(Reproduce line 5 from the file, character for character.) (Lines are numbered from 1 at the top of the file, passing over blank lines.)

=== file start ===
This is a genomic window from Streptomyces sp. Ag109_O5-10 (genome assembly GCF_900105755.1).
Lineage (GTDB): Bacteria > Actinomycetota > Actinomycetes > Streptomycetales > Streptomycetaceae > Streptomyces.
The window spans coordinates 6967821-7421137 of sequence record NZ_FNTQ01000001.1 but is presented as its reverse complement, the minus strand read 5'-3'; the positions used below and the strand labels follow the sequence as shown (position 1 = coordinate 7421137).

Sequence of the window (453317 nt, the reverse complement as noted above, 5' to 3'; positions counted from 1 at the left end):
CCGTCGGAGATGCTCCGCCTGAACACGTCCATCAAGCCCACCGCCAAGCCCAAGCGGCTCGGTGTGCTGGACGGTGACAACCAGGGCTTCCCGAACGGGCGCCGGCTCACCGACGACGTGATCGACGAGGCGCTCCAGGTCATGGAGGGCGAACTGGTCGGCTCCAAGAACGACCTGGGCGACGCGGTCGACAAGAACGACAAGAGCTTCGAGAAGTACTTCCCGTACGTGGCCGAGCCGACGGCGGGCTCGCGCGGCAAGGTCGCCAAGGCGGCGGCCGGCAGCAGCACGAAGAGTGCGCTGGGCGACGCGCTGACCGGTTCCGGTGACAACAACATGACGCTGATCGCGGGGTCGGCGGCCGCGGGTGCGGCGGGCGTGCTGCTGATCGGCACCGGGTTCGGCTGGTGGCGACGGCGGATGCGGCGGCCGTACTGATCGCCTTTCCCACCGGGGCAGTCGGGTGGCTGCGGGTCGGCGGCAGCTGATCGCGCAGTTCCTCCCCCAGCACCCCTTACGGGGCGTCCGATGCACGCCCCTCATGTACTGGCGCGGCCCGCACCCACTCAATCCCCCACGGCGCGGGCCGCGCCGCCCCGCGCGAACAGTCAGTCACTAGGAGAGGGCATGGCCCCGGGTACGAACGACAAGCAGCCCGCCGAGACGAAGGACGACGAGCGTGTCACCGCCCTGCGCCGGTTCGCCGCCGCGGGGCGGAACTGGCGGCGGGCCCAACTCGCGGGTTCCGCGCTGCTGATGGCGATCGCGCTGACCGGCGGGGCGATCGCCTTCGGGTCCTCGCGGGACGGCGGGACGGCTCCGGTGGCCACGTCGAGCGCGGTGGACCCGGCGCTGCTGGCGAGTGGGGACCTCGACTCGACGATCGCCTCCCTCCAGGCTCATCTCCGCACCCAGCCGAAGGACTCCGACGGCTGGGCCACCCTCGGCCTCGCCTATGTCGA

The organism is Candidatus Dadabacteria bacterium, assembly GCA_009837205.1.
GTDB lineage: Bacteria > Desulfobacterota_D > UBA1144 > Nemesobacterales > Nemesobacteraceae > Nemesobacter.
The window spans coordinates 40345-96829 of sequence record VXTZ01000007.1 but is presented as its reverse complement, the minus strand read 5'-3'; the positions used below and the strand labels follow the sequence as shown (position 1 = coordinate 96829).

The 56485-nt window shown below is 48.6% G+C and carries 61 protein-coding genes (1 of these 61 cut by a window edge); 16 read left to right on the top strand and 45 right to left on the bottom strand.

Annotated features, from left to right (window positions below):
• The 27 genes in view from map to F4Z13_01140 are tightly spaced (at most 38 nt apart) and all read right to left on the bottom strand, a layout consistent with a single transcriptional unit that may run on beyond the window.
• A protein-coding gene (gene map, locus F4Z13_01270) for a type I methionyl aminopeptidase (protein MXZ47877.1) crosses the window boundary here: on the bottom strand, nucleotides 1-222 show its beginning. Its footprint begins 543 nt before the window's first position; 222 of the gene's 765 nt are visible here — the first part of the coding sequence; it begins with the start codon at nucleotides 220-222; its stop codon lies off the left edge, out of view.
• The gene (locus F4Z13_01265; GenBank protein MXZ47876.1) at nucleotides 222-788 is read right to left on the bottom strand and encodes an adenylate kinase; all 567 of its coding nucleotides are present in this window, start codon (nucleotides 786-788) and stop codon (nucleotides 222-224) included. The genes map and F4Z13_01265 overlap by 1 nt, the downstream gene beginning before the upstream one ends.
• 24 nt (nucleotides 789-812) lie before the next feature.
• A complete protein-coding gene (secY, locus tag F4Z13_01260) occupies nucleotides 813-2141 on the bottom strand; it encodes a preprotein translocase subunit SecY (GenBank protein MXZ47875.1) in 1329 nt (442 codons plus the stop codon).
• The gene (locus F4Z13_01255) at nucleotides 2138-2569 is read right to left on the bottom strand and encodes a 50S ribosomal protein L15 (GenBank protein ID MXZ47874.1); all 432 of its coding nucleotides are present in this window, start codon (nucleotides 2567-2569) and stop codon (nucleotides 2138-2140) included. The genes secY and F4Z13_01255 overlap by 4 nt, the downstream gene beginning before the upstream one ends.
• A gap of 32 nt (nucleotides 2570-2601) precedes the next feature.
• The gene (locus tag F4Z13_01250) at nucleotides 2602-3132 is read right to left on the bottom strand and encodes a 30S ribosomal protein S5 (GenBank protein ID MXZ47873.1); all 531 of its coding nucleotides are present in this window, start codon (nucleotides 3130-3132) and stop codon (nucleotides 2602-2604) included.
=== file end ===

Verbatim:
CCGTCGGAGATGCTCCGCCTGAACACGTCCATCAAGCCCACCGCCAAGCCCAAGCGGCTCGGTGTGCTGGACGGTGACAACCAGGGCTTCCCGAACGGGCGCCGGCTCACCGACGACGTGATCGACGAGGCGCTCCAGGTCATGGAGGGCGAACTGGTCGGCTCCAAGAACGACCTGGGCGACGCGGTCGACAAGAACGACAAGAGCTTCGAGAAGTACTTCCCGTACGTGGCCGAGCCGACGGCGGGCTCGCGCGGCAAGGTCGCCAAGGCGGCGGCCGGCAGCAGCACGAAGAGTGCGCTGGGCGACGCGCTGACCGGTTCCGGTGACAACAACATGACGCTGATCGCGGGGTCGGCGGCCGCGGGTGCGGCGGGCGTGCTGCTGATCGGCACCGGGTTCGGCTGGTGGCGACGGCGGATGCGGCGGCCGTACTGATCGCCTTTCCCACCGGGGCAGTCGGGTGGCTGCGGGTCGGCGGCAGCTGATCGCGCAGTTCCTCCCCCAGCACCCCTTACGGGGCGTCCGATGCACGCCCCTCATGTACTGGCGCGGCCCGCACCCACTCAATCCCCCACGGCGCGGGCCGCGCCGCCCCGCGCGAACAGTCAGTCACTAGGAGAGGGCATGGCCCCGGGTACGAACGACAAGCAGCCCGCCGAGACGAAGGACGACGAGCGTGTCACCGCCCTGCGCCGGTTCGCCGCCGCGGGGCGGAACTGGCGGCGGGCCCAACTCGCGGGTTCCGCGCTGCTGATGGCGATCGCGCTGACCGGCGGGGCGATCGCCTTCGGGTCCTCGCGGGACGGCGGGACGGCTCCGGTGGCCACGTCGAGCGCGGTGGACCCGGCGCTGCTGGCGAGTGGGGACCTCGACTCGACGATCGCCTCCCTCCAGGCTCATCTCCGCACCCAGCCGAAGGACTCCGACGGCTGGGCCACCCTCGGCCTCGCCTATGTCGA